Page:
Distribution Workflows & Process Definitions

Understand, Analyze & Improve Distribution Business Processes

What are Distribution Workflows, or Flow Charts?

A flow chart, or workflow for distribution depicts the specific, employee-level activities that must be performed in order for a distribution process to be carried out (e.g., order fulfillment, order picking, order shipment, etc.). Distribution is one of the most critical (if not the most critical aspect) of an organization’s supply chain, and the activities involved in the distribution process have a direct effect on customer experience (i.e., late shipments, incorrect shipments, damaged goods, etc.). Distribution flow charts, or workflows can help an organization to map out its distribution activities, identify where issues are occurring and form a plan to resolve those issues.



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Applying Flow Charts to Distribution Operations to Improve Order Accuracy and Cycle Times

isualizing distribution operations activities in flow charts, or workflows, will give warehouse managers and other distribution employees a step-by-step process model that allows them to improve distribution channels, make inventory management more efficient and increase order accuracy. Each of these benefits will ultimately improve customer satisfaction and support cost-effectiveness in distribution operations. There are a number of ways that flow charts and process models can improve the organization’s distribution function:

  • Reference Flow Charts to Aid in Decision-Making During Vehicle Replacement Analysis: Well-defined and well-documented protocols for truck/vehicle replacement based on a variety of factors (e.g., depreciation, increase in fuel costs, repair costs, mileage, etc.) can be depicted in a flow chart, or workflow to ensure compliance with company-defined vehicle replacement standards.

  • Distribute Workflows On OSHA Incident Reporting to Ensure Compliance: OSHA recordable incidents occur (in distribution centers, on the road, etc.), have flow charts available for reference to help prevent any OSHA violations (or further violations) from taking place.

  • Create Flow Chart for Formal Auditing of Order Fulfillment Processes: Have a flow chart with the list of steps that should be taken to analyze current state order fulfillment processes (e.g., data gathering, order picking, shipment, etc.). Use the flow chart as a checklist to assess what activities within the order fulfillment process are performed correctly and what needs to be improved.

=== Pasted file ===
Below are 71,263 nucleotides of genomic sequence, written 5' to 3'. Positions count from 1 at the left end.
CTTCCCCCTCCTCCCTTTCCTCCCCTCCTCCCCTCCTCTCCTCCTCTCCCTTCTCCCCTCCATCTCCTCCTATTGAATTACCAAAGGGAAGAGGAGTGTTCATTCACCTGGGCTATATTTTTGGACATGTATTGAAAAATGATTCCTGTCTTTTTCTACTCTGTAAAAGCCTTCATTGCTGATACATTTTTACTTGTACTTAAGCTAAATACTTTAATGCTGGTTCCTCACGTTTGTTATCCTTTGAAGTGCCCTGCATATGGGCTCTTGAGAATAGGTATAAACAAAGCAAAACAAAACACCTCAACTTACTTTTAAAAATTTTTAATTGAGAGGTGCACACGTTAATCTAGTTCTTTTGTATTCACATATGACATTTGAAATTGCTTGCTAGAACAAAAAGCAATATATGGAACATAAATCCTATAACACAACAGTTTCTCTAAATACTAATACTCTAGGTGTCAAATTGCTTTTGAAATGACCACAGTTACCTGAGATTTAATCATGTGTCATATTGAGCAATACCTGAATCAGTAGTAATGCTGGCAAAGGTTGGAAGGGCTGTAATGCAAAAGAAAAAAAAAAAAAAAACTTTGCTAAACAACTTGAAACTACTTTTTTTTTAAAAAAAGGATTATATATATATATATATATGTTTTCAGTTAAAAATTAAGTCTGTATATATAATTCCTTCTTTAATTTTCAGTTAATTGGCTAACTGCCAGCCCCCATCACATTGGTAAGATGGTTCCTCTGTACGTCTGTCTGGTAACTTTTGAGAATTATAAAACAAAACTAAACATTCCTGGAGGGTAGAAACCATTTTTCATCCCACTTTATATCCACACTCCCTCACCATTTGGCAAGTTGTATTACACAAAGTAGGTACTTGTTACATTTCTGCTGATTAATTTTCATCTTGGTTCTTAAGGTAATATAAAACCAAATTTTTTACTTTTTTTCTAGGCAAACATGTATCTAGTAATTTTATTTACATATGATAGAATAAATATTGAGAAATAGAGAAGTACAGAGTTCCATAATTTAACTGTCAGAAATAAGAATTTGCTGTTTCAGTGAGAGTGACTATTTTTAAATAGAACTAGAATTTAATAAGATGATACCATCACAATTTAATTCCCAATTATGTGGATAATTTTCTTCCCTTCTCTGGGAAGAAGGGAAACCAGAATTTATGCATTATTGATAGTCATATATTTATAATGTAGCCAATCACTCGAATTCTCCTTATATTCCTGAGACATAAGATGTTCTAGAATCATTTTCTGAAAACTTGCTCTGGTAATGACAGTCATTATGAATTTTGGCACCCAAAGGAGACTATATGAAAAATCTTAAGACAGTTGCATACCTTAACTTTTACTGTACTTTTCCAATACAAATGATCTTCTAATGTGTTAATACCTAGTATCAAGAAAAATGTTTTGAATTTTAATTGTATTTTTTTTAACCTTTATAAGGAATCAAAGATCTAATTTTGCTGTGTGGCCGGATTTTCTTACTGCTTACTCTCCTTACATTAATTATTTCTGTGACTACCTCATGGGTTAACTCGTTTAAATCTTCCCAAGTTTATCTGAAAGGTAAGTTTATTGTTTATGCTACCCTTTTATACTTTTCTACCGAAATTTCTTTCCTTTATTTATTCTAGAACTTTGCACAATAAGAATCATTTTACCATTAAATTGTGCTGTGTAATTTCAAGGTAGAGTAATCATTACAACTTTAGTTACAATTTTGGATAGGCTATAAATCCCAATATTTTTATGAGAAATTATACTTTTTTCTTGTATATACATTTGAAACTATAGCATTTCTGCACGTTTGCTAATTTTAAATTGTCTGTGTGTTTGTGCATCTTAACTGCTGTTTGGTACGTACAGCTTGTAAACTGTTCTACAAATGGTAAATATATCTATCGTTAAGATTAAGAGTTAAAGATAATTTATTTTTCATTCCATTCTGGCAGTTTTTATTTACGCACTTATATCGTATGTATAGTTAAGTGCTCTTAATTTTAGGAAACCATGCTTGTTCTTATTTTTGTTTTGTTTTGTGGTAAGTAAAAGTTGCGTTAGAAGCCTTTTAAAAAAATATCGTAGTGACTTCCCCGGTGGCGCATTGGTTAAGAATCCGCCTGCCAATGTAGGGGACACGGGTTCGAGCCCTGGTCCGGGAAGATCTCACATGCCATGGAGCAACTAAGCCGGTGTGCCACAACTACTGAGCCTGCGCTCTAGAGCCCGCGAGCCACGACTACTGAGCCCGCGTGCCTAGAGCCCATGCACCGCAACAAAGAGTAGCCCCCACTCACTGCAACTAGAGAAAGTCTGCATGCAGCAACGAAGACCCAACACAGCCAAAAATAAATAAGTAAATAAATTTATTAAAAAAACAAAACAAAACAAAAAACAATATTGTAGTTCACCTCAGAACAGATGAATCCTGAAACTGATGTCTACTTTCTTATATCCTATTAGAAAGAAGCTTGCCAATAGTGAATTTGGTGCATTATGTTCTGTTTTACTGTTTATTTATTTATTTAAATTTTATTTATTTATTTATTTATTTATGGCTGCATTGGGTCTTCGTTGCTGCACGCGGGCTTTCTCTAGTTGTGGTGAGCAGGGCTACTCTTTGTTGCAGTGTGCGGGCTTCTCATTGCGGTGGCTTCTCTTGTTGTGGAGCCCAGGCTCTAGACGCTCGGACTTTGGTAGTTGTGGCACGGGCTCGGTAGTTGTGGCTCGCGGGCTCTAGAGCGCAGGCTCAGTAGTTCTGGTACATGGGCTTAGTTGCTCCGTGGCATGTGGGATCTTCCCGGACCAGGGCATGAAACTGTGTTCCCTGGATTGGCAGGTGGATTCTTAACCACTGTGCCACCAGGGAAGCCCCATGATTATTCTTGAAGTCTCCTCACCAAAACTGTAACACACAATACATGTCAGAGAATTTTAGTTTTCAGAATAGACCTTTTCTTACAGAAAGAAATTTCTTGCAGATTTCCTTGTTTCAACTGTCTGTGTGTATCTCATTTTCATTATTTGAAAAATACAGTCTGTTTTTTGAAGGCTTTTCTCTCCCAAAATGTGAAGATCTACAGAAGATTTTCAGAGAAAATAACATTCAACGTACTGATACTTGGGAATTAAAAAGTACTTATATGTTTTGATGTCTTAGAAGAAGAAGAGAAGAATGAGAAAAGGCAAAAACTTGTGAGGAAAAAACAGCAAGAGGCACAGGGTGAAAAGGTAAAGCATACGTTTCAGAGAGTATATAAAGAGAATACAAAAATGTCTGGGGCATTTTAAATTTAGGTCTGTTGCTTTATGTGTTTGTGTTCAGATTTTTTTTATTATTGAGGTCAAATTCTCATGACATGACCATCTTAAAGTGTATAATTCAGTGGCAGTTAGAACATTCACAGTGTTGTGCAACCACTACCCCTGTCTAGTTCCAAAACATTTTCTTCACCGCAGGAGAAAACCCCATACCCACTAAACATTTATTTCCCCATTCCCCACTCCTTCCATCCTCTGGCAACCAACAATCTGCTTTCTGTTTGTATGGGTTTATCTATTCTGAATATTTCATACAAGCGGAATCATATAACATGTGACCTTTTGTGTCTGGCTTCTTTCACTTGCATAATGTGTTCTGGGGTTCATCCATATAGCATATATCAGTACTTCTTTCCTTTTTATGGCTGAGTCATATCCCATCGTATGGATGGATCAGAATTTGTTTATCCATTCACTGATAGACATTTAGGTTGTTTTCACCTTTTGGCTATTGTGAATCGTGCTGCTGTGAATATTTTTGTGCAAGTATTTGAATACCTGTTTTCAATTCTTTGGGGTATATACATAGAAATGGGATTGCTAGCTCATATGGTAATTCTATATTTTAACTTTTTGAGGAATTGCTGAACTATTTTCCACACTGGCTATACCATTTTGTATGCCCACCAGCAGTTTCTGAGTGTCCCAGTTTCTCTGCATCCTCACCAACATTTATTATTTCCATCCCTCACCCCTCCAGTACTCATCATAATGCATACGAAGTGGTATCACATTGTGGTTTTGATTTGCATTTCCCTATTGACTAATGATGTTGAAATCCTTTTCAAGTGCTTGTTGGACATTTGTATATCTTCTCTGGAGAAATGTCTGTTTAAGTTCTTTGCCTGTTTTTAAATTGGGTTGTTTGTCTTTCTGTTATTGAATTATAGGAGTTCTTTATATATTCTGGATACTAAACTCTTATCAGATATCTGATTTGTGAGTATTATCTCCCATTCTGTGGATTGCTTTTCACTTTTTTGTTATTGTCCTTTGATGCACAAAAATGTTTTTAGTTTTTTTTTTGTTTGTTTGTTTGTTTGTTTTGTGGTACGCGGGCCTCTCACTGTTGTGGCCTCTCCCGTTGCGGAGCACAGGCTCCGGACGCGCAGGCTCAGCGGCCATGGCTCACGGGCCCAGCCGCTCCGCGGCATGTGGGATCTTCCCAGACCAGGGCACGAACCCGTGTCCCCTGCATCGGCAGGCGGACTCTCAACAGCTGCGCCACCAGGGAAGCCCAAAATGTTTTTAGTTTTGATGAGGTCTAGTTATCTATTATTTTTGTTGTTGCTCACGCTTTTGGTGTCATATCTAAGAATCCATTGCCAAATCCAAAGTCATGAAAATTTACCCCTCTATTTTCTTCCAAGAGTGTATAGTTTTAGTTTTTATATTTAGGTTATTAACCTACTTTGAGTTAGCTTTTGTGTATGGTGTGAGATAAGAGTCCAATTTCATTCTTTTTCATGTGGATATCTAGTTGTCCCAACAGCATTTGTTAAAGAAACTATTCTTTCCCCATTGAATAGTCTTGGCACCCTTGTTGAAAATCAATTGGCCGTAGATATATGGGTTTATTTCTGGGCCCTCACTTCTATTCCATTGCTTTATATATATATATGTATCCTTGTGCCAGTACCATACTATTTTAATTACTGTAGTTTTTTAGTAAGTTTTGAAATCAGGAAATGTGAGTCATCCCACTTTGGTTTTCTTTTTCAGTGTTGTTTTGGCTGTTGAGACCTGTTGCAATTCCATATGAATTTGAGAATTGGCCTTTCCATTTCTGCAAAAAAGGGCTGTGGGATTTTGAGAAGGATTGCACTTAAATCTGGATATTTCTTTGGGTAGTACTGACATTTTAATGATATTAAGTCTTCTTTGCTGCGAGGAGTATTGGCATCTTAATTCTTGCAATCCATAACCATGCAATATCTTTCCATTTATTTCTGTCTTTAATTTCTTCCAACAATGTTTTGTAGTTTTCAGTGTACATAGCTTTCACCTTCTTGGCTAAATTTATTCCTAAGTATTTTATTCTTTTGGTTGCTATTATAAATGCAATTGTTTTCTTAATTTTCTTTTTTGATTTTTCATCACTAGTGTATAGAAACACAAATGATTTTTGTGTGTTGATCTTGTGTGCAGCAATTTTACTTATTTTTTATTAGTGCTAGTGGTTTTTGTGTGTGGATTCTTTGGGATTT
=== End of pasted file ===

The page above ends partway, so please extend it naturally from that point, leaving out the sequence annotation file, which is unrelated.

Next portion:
Key Components of Distribution Operations Work Flows

The distribution function is a key part of an organization’s supply chain and is constantly working with procurement and material management teams as well as customers to ensure effective delivery of goods. While a lot of distribution processes occur in distribution centers and warehouses, there are other elements of the supply chain that are under distribution’s control:

  1. Channel Design & Management: This function is tasked with designing and developing the marketing and distribution channels of the company’s goods. Flow charts can help this function by mapping out the desired customer journey for online purchases.

  2. Fleet Management: The fleet management function is responsible for maintaining the physical assets that move goods from producer to the consumer or some other intermediary. Workflows, or flow charts, can come in handy during preventative maintenance to create decision points as to when certain parts should be repaired, replaced or tuned up.

  3. Logistics Health & Safety: Logistics health & safety is in charge of providing a safe work environment and ensuring the company is compliant with all OSHA and DOT regulations. Workflows and flow charts can be used in multiple aspects of logistics health & safety from reporting of OSHA incidents to the auditing of current company safety protocols.

  4. Order Picking & Shipment: This function compiles and packages customer orders and ensures that products/goods are adequately stored and protected during shipment. Flow charts can benefit warehouses and distribution centers by creating a process as to how to categorize and store certain inventory (ABC analysis for example).

  5. Third Party Logistics Management: 3PL Management is responsible for identifying and managing relationships with 3PL providers. Use flow charts and workflows to create lists of vendors who are qualified vs. vendors who are not qualified.


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